Exploration of asyncPipe Source in Angular

It's the most elegant way to subscribe to observable, not only with a short syntax, but also with automatic unsubscribe.

The async pipeline is used to unpack asynchronous raw data.When it comes to asynchronous data, it's natural to think of observable s and promise s, where async subscribes to them, returns the latest value they've published, and marks components ready for change.When a component is destroyed, async automatically unsubscribes to prevent memory leaks.

Take a look at the implementation in its source code:

    @Pipe({name: 'async', pure: false})
    export class AsyncPipe implements OnDestroy, PipeTransform {
      //  Data rendered on a view engine, commonly referred to as presentation data
      private _latestValue: any = null;
      private _latestReturnedValue: any = null;
    
      private _subscription: SubscriptionLike|Promise<any>|null = null;
    	
    	// this.obj is the state of the observable we keep in the pipeline
      private _obj: Observable<any>|Promise<any>;
      private _strategy: SubscriptionStrategy = null !;
    
      constructor(private _ref: ChangeDetectorRef) {}
    
      ngOnDestroy(): void {
        if (this._subscription) {
          this._dispose();
        }
      }
    	
    	// obj is our incoming asynchronous data source
      transform(obj: Observable<any>|Promise<any>): any {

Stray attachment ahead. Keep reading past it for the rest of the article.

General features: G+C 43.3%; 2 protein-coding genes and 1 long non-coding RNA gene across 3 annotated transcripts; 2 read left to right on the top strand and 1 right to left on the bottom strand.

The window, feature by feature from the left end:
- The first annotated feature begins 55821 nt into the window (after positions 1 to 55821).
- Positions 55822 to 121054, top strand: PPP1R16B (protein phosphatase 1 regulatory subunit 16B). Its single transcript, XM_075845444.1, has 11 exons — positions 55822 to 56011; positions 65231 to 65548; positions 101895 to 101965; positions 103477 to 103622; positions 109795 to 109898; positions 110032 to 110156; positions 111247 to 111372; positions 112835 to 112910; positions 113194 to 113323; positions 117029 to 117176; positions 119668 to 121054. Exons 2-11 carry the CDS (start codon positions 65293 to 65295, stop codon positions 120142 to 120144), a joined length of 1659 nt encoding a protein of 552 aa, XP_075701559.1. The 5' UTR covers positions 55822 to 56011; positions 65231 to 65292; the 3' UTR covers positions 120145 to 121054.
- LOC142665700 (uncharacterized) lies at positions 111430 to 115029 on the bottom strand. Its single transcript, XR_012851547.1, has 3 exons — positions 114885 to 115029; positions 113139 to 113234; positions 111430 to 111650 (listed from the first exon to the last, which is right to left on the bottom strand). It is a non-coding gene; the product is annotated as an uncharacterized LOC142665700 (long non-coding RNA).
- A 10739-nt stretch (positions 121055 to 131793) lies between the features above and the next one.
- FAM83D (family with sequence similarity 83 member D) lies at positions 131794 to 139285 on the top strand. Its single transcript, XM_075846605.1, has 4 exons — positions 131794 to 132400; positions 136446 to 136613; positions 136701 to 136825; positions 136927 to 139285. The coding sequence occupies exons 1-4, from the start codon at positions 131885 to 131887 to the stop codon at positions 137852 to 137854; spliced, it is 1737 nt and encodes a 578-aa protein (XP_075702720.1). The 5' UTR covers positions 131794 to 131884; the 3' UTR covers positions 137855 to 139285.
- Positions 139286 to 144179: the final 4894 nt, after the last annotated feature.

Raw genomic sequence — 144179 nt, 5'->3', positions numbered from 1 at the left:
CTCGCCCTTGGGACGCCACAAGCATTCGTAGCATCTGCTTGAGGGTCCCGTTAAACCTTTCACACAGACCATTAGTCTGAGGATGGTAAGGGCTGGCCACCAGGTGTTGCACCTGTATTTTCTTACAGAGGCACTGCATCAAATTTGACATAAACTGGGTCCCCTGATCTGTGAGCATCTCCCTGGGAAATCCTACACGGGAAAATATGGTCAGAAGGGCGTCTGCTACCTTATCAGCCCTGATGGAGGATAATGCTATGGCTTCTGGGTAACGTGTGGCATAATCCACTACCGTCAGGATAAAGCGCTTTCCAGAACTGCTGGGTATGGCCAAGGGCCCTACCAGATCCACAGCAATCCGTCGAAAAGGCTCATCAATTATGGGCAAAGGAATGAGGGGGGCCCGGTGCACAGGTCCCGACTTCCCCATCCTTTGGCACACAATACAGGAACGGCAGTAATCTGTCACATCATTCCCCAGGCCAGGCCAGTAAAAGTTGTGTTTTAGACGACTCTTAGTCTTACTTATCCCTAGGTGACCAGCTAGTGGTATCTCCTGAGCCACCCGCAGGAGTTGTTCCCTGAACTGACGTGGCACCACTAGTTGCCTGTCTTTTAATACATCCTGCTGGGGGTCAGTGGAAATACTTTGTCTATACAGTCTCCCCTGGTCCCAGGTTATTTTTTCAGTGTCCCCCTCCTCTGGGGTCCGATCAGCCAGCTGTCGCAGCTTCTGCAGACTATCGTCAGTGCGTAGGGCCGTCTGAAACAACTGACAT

if (!this._obj) {
          if (obj) {
    				console.log('Async: start subscription');
            this._subscribe(obj);
          }
    			console.log('Async: initial value = ' + this.lastestValue);
          this._latestReturnedValue = this._latestValue;
          return this._latestValue;
        }
    
    		// Guaranteed to be the same asynchronous data source, destroy the last subscription, subscribe to this asynchronous data when not the same observable
        if (obj !== this._obj) {
          this._dispose();
          return this.transform(obj as any);
        }
      }
    
      private _subscribe(obj: Observable<any>|Promise<any>|EventEmitter<any>): void {
        this._obj = obj;
        this._subscription = this._strategy.createSubscription(
            obj, (value: Object) => this._updateLatestValue(obj, value));
      }
    
      private _dispose(): void {
        this._strategy.dispose(this._subscription !);
        this._latestValue = null;
        this._latestReturnedValue = null;
        this._subscription = null;
        this._obj = null;
      }
    
      private _updateLatestValue(async: any, value: Object): void {
        if (async === this._obj) {
          this._latestValue = value;
          this._ref.markForCheck();
        }
      }
    }

As you can see from the source code, when an async pipe is created, it calls transform() in each change detection cycle;

In transform(), a subscription to the asynchronous data source is created, which includes assigning the data source to the data source stored in the pipeline, rendering the change on the DOM, and marking the view as change to be detected.